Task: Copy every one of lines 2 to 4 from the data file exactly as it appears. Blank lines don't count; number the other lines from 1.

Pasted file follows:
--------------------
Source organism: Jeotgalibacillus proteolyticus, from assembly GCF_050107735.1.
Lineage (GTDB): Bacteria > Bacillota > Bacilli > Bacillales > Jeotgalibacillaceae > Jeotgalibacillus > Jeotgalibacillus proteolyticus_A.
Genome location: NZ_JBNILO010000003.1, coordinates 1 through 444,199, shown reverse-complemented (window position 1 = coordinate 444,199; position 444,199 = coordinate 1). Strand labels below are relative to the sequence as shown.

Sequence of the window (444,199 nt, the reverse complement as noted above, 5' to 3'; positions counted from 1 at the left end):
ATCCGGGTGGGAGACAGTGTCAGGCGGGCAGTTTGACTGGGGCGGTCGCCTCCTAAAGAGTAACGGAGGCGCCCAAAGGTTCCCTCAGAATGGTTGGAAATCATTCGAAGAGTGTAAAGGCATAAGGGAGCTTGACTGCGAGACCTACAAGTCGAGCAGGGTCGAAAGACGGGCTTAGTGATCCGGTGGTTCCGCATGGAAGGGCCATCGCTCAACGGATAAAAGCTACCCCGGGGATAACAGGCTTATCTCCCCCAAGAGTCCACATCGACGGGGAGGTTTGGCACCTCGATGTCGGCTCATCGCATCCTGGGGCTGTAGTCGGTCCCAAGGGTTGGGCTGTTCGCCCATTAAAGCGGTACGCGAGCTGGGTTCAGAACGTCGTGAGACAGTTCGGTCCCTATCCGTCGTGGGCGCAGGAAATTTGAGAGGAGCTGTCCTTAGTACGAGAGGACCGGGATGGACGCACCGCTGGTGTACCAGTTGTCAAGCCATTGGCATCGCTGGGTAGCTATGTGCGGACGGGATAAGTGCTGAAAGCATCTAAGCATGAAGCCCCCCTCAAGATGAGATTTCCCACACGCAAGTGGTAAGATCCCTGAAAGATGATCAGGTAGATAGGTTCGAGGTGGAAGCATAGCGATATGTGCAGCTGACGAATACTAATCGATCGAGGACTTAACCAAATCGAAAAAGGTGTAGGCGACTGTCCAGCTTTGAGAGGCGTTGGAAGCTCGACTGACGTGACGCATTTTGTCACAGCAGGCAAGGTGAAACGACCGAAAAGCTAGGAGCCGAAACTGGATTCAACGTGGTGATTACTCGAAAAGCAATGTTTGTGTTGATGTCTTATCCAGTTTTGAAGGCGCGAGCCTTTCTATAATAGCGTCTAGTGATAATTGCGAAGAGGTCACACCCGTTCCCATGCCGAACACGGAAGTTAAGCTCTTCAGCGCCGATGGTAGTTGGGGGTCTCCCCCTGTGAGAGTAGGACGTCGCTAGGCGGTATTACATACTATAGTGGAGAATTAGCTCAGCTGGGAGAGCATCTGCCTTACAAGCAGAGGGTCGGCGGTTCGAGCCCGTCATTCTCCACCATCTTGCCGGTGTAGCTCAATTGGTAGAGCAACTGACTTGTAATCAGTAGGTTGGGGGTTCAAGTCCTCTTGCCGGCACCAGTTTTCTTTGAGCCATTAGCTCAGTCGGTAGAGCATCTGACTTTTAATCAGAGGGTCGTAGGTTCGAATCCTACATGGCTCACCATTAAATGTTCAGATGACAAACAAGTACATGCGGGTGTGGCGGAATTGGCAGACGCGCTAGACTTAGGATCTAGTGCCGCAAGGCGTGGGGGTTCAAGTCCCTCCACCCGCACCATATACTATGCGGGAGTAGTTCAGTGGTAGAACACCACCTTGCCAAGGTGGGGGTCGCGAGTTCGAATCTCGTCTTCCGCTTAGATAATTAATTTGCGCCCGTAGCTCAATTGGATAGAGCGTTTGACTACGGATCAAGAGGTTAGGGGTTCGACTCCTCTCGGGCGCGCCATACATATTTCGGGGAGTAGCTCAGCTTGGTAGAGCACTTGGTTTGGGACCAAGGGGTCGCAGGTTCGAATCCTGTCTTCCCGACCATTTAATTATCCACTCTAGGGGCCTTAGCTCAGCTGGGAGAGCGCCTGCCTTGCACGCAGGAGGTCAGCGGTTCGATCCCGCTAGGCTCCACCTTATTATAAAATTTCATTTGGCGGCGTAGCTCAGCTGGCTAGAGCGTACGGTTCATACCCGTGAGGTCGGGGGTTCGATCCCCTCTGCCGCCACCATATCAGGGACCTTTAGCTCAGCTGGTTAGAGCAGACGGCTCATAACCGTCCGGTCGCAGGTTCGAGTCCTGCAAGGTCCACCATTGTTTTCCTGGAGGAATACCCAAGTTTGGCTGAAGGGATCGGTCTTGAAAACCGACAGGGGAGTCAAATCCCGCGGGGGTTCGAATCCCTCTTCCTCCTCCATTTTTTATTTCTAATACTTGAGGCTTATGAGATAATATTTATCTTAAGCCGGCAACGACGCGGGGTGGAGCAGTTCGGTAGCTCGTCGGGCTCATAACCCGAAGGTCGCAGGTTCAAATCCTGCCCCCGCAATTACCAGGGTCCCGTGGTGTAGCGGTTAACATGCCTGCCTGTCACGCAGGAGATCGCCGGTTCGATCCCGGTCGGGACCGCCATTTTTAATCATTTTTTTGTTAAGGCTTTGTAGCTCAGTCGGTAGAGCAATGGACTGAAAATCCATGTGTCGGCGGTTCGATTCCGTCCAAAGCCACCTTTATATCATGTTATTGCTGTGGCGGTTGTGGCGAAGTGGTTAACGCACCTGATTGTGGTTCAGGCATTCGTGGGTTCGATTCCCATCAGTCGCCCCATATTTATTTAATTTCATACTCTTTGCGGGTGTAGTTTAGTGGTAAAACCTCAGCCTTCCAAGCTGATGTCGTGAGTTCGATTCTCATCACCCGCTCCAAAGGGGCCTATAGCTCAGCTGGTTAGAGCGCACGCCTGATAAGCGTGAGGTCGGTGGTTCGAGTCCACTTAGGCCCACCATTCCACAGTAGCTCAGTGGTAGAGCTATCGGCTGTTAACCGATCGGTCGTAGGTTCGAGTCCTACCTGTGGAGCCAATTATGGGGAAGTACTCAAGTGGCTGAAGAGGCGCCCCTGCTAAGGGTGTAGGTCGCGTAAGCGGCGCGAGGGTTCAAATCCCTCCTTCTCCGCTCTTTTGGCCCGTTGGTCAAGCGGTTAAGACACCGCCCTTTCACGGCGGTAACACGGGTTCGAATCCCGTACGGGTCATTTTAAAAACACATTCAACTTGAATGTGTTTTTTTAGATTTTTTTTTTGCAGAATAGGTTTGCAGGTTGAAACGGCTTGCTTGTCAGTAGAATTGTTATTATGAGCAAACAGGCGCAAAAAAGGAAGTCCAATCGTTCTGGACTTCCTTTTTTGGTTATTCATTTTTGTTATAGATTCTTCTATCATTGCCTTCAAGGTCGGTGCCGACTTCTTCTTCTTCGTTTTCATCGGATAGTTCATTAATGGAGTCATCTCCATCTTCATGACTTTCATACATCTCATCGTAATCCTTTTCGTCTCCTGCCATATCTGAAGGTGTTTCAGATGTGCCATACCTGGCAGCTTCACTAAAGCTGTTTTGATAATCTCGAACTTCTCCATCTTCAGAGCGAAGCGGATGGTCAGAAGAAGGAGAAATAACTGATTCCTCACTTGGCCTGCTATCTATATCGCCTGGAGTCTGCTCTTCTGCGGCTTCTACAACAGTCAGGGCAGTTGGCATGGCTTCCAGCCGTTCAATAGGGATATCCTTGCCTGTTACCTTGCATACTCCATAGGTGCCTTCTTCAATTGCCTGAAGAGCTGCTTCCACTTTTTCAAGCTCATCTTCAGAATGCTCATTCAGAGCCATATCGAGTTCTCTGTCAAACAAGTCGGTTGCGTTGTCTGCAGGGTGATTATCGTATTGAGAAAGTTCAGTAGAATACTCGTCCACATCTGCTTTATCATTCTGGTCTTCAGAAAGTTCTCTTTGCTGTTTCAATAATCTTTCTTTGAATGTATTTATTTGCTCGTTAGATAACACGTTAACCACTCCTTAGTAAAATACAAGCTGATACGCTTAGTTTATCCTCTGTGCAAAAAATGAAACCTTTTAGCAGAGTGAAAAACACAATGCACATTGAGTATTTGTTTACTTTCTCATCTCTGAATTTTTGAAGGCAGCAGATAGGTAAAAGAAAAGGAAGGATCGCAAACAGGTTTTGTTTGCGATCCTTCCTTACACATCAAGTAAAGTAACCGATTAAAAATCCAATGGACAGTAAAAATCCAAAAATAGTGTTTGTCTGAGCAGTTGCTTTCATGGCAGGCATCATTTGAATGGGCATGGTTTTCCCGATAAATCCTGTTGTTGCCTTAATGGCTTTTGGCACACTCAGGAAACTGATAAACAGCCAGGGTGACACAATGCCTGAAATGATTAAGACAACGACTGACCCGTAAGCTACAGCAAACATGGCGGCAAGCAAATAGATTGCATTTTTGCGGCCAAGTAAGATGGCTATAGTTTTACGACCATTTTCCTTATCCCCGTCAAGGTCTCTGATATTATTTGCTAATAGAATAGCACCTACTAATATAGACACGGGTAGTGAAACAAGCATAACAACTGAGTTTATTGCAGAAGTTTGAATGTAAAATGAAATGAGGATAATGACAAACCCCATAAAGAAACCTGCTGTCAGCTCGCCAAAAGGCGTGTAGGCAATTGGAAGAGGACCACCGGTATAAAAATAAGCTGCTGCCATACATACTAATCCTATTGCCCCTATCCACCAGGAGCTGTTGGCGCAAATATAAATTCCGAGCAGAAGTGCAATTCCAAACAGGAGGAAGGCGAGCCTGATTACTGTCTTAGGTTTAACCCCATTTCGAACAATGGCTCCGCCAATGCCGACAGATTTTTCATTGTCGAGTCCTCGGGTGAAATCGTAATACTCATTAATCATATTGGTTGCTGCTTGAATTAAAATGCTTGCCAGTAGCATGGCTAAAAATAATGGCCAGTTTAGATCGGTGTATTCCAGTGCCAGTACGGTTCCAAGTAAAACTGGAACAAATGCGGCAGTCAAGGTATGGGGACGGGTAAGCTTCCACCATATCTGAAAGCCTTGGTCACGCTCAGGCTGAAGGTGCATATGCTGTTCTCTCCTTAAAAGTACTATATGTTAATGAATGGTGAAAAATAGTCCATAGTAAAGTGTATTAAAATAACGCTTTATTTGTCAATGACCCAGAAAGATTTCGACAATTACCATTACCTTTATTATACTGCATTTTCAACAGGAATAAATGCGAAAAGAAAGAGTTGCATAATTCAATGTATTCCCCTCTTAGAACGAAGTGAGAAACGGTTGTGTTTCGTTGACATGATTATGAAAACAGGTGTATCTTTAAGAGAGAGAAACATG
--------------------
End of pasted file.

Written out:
Lineage (GTDB): Bacteria > Bacillota > Bacilli > Bacillales > Jeotgalibacillaceae > Jeotgalibacillus > Jeotgalibacillus proteolyticus_A.
Genome location: NZ_JBNILO010000003.1, coordinates 1 through 444,199, shown reverse-complemented (window position 1 = coordinate 444,199; position 444,199 = coordinate 1). Strand labels below are relative to the sequence as shown.

Sequence of the window (444,199 nt, the reverse complement as noted above, 5' to 3'; positions counted from 1 at the left end):